"Where the Rainbow Ends" describes in apocalyptic terms the wintry, Calvinist, capitalist - Mr. Lowell has Weber's unconvincing belief in the necessary connection between capitalism and Calvinism - dead end of God's covenant with man, a frozen Boston where even the cold-blooded serpents "whistle at the cold". (The poems often use cold as a plain and physically correct symbol for what is constricted or static.) There "the scythers, Time and Death, / Helmeted locusts, move upon the tree of breath," of the spirit of man; a bridge curves over Charles River like an ironic parody of the rainbow's covenant; both "the wild ingrafted olive and its root / Are withered. [these are Paul's terms for the Judaism of the Old Law and the Gentile Christianity grafted upon it]; "every dove 'the Holy Ghost, the bringer of the olive leaf to the Ark] is sold" for a commercialized, legalized sacrifice. The whole system seems an abstract, rationalized "graph of Revelations," of the last accusation and judgment brought against man now that "the Chapel's sharp-shinned eagle shifts its hold / On serpent-Time, the rainbow's epitaph." This last line means what the last line in "The Quaker Graveyard" - "The Lord survives the rainbow of His will" - means; both are inexpressibly menacing, since they show the covenant as something that binds only us, as something abrogated merely by the passage of time, as a closed system opening not into liberation but into infinite and overwhelming possibility; they have something of the terror, but none of the pity, of Blake's "Time is the mercy of Eternity."

Then the worshipper, like a victim, climbs to the altar of the terrible I AM, to breathe there the rarefied and intolerable ether of his union with the divinity of the Apocalypse; he despairs even of the wings that beat against his cheek: "What can the dove of Jesus give / You know but wisdom, exile?" When the poem has reached this point of the most extreme closure, when the infinite grace that atones and liberates is seen as no more than the acid and useless wisdom of the exile, it opens with a rush of acceptant joy into: "Stand and live, / The dove has brought an olive branch to eat." The dove of Jesus brings to the worshipper the olive branch that shows him that the flood has receded, opening the whole earth for him; it is the olive branch of peace and reconciliation, the olive branch that he is "to eat" as a symbol of the eaten flesh of Christ, of atonement, identification, and liberation. Both the old covenant and the new still hold, nothing has changed: here as they were and will be - says the poem - are life and salvation.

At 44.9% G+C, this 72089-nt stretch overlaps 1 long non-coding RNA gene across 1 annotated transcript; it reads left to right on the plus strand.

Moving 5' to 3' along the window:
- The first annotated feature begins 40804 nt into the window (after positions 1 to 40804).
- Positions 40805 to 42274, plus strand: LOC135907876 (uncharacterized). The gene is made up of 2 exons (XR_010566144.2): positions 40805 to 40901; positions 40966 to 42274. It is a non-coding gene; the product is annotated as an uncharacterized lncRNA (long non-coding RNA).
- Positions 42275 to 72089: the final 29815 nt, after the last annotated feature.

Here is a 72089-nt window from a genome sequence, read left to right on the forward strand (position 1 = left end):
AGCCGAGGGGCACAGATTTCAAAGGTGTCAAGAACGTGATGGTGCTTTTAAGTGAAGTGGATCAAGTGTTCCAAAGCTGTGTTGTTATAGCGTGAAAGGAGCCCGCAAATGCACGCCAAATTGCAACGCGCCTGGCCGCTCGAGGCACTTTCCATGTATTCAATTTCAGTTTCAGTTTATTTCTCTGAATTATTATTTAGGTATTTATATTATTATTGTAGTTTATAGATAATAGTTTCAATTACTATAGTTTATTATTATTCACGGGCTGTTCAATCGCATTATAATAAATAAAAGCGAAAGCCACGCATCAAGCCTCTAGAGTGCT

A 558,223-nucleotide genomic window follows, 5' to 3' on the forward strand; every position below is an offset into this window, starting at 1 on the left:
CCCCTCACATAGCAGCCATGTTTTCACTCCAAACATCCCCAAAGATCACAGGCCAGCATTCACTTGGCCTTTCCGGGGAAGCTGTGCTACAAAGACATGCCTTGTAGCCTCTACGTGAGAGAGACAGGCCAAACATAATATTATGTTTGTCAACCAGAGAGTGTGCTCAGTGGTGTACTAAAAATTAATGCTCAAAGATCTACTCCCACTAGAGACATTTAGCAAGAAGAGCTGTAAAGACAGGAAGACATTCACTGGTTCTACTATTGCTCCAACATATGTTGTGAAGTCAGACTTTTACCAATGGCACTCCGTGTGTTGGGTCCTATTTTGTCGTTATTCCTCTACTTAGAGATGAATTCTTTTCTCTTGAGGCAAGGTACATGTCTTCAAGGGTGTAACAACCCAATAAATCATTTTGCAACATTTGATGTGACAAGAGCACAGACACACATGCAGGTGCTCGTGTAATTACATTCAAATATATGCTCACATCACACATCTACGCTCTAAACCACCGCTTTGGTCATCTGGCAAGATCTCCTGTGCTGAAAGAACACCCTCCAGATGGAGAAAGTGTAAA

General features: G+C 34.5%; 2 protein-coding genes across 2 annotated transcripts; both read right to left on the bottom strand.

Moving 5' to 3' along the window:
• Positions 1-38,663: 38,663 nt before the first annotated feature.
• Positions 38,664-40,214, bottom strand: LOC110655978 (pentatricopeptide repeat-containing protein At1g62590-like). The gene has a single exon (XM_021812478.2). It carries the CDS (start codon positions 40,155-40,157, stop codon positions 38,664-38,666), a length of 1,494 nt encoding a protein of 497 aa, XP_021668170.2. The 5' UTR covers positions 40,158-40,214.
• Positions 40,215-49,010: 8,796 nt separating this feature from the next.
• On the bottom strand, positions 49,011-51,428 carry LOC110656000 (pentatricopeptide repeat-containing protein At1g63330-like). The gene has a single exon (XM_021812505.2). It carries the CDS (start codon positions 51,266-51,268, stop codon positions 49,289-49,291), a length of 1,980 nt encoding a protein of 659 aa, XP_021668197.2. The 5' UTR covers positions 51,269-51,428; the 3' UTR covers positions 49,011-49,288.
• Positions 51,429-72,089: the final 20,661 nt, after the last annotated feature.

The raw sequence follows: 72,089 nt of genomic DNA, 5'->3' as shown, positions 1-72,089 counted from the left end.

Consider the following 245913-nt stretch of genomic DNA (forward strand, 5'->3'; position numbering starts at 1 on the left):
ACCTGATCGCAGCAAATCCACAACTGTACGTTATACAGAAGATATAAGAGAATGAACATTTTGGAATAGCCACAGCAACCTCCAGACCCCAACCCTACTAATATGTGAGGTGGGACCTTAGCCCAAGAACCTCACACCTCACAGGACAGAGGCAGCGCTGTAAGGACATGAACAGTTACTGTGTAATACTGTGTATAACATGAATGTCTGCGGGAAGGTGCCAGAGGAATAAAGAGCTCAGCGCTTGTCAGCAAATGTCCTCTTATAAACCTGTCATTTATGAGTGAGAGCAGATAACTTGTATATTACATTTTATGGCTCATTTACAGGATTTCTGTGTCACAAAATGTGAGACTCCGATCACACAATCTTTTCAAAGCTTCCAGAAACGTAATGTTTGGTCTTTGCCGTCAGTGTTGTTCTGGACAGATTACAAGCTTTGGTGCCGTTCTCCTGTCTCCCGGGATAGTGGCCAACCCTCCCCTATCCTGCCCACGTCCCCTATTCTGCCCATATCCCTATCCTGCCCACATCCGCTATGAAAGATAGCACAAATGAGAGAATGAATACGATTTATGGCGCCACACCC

Mr. Lowell's Christianity has very little to do with the familiar literary Christianity of as if, the belief in the necessity of belief; and it is a kind of photographic negative of the faith of the usual Catholic convert, who distrusts freedom as much as he needs bondage, and who sees the world as a liberal chaos which can be ordered and redeemed only by that rigid and final Authority to Whom men submit without question. Lowell reminds one of those heretical enthusiasts, often disciplined and occasionally sanctified or excommunicated, who are more at home in the Church Triumphant than in the church of this world, which is one more state. A phrase like Mr. Lowell's "St Peter, the distorted key" is likely to be appreciated outside the church and overlooked inside it, ad maiorem gloriam of Catholic poetry. All Mr. Lowell's earliest poems would seem to suggest that he was, congenitally, the ideal follower of Barth or Calvin: one imagines him, a few years ago, supporting neither Franco nor the loyalists, but yearning to send a couple of clippers full of converted minutemen to wipe out the whole bunch - human, hence deserving. (I wish that he could cast a colder eye on minute-men; his treatment of the American Revolution is in the great tradition of Marx, Engels, and Parson Weems.) Freedom is something that he has wished to escape into, by a very strange route. In his poems the Son is pure liberation from the incestuous, complacent, inveterate evil of established society, of which the Law is a part - although the Father, Jehovah, has retained both the violence necessary to break up this inertia and a good deal of the menacing sternness of Authority as such, just as the pomes themselves have. It is interesting to compare the figure of the Uncle in the early Auden, who sanctifies rebellion by his authority; the authority of Mr. Lowell's Christ is sanctified by his rebellion or liberation. [...]

Randall Jarrell. "From the Kingdom of Necessity" (Poetry and the Age, 1953)